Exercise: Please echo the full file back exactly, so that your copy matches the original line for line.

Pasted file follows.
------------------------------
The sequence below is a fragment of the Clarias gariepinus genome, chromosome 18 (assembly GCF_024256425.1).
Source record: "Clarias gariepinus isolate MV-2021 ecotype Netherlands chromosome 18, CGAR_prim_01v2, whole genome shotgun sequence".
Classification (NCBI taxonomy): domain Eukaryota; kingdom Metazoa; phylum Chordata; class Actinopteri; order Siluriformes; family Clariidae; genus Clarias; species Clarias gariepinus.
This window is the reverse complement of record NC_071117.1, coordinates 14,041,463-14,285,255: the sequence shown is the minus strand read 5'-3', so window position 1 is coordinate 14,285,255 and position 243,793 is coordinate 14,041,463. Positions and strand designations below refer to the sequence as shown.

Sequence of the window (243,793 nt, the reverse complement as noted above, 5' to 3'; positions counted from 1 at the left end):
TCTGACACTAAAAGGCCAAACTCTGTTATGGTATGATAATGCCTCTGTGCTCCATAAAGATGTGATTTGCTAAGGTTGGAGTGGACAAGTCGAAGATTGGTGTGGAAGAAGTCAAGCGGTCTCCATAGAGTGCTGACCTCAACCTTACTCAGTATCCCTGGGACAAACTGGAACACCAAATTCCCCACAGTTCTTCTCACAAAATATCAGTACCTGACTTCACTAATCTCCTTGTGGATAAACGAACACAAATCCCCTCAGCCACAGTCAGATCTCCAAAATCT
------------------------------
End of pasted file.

The sequence below is a fragment of the Clarias gariepinus genome, chromosome 18 (assembly GCF_024256425.1).
Source record: "Clarias gariepinus isolate MV-2021 ecotype Netherlands chromosome 18, CGAR_prim_01v2, whole genome shotgun sequence".
Classification (NCBI taxonomy): domain Eukaryota; kingdom Metazoa; phylum Chordata; class Actinopteri; order Siluriformes; family Clariidae; genus Clarias; species Clarias gariepinus.
This window is the reverse complement of record NC_071117.1, coordinates 14,041,463-14,285,255: the sequence shown is the minus strand read 5'-3', so window position 1 is coordinate 14,285,255 and position 243,793 is coordinate 14,041,463. Positions and strand designations below refer to the sequence as shown.

Sequence of the window (243,793 nt, the reverse complement as noted above, 5' to 3'; positions counted from 1 at the left end):
TCTGACACTAAAAGGCCAAACTCTGTTATGGTATGATAATGCCTCTGTGCTCCATAAAGATGTGATTTGCTAAGGTTGGAGTGGACAAGTCGAAGATTGGTGTGGAAGAAGTCAAGCGGTCTCCATAGAGTGCTGACCTCAACCTTACTCAGTATCCCTGGGACAAACTGGAACACCAAATTCCCCACAGTTCTTCTCACAAAATATCAGTACCTGACTTCACTAATCTCCTTGTGGATAAACGAACACAAATCCCCTCAGCCACAGTCAGATCTCCAAAATCT